The Habit that Hides the Monk:
Fashion Strategies at the Imperial Court
in Early Modern China
4:30 PM, Monday October 3, 2016
Since the arrival of the first
Jesuits in China in the late Ming period (1580s), one of the most visible forms
of “going native” was the adoption of Chinese clothing and hairstyle. Dressing
like the Chinese was not a choice, as foreigners residing within China had to
adapt to local dress codes and bodily practices. Only in native garb could
missionaries enter and circulate in the Chinese empire, and truly become “local
This presentation maps the
changing wardrobe, hairdo and ‘fashion statements’ of early modern missionaries
in China, from the Ming to the Qing period. The age-old adage “the
habit does not make the monk” needs revisiting: in the China mission, clothing
was actually a way to “hide the monk,” i.e. the missionary’s religious
identity, while opening myriad venues into late imperial Chinese society,
within a culture constrained but also shaped, like early modern Europe, by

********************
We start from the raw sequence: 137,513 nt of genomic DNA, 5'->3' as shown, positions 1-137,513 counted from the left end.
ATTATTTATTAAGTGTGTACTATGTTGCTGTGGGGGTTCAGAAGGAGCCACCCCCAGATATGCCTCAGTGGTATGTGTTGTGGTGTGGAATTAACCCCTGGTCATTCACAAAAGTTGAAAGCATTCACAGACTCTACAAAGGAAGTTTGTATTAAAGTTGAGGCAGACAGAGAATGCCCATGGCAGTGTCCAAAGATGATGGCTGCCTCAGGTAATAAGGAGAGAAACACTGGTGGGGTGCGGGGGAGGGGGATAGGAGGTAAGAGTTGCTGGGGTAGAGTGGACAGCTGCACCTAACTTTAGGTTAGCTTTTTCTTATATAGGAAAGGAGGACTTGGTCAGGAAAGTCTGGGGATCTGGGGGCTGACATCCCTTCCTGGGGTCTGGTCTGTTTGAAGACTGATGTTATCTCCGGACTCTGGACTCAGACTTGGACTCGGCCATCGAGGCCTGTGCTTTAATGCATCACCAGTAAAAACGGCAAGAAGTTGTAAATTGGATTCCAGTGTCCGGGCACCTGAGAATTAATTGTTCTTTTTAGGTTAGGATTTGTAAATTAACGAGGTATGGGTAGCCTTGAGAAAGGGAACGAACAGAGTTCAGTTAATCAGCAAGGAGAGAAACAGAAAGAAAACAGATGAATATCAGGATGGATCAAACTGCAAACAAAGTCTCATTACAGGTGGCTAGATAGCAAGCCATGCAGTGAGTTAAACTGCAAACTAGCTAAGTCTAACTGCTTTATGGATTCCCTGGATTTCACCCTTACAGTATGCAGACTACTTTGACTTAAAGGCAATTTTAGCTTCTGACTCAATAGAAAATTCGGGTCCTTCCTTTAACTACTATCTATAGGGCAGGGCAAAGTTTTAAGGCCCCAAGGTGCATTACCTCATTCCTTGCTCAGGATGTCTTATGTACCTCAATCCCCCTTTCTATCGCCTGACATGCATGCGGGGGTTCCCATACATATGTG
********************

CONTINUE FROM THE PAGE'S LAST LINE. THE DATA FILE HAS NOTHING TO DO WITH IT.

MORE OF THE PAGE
sumptuary laws and cultural taboos about clothes and the body.
is Associate Professor of Chinese History at Boston University, and Affiliated
Scholar at the Institute for Advanced Jesuit Studies at Boston College. He has published extensively on the history of
Chinese-Western relations, and is the author of Ancestors, Virgins, and Friars: Christianity as a Local Religion in
Late Imperial China, Harvard Asia Center and Harvard University Press,
2009, which was the recipient of the 2011 Levenson Prize in Chinese Studies
(Association for Asian Studies). His current book project is an examination of
the daily life and political networking of European residents at the Qing court
in Beijing during the 17th-18th centuries.
The cultural and missionary work inaugurated by Matteo Ricci, SJ (1552-1610) in Ming China (1368-1644) offered the hope of a brand of intercultural dialogue founded on the belief of the universality of the human experience and possibility of mutual understanding between cultures. In this spirit, the “Matteo Ricci Speaker Series," extending from 2014-2018, invites leading international scholars to speak on the subject of Chinese-Christian intercultural dialogue. Our Speaker Series celebrates both the bicentenaries of the restoration of the Society of Jesus (1814) and the Foundation of Saint Louis University (1818).
馬泰奧·裡奇(漢名利瑪竇, 耶穌會, 1552-1610) 在明代中國所作之開創性的文化及傳教活動為跨文化對話帶來了希望. 人類經驗普世性之信念和異域文化可交融乃是跨文化對話之源頭. “馬泰奧·裡奇講座系列” 扱取在聖路易大學中世紀暨文藝復興研究中心, 神學,哲學及歷史學系, 跨文化研究中心, 以及國際研究中心的學術活動, 探索中國研究中的重要課題. 該講座系列始於2014 止於 2018,旨在慶賀耶穌會復會二百年 (1814) 暨聖路易大學建校二百週年 (1818).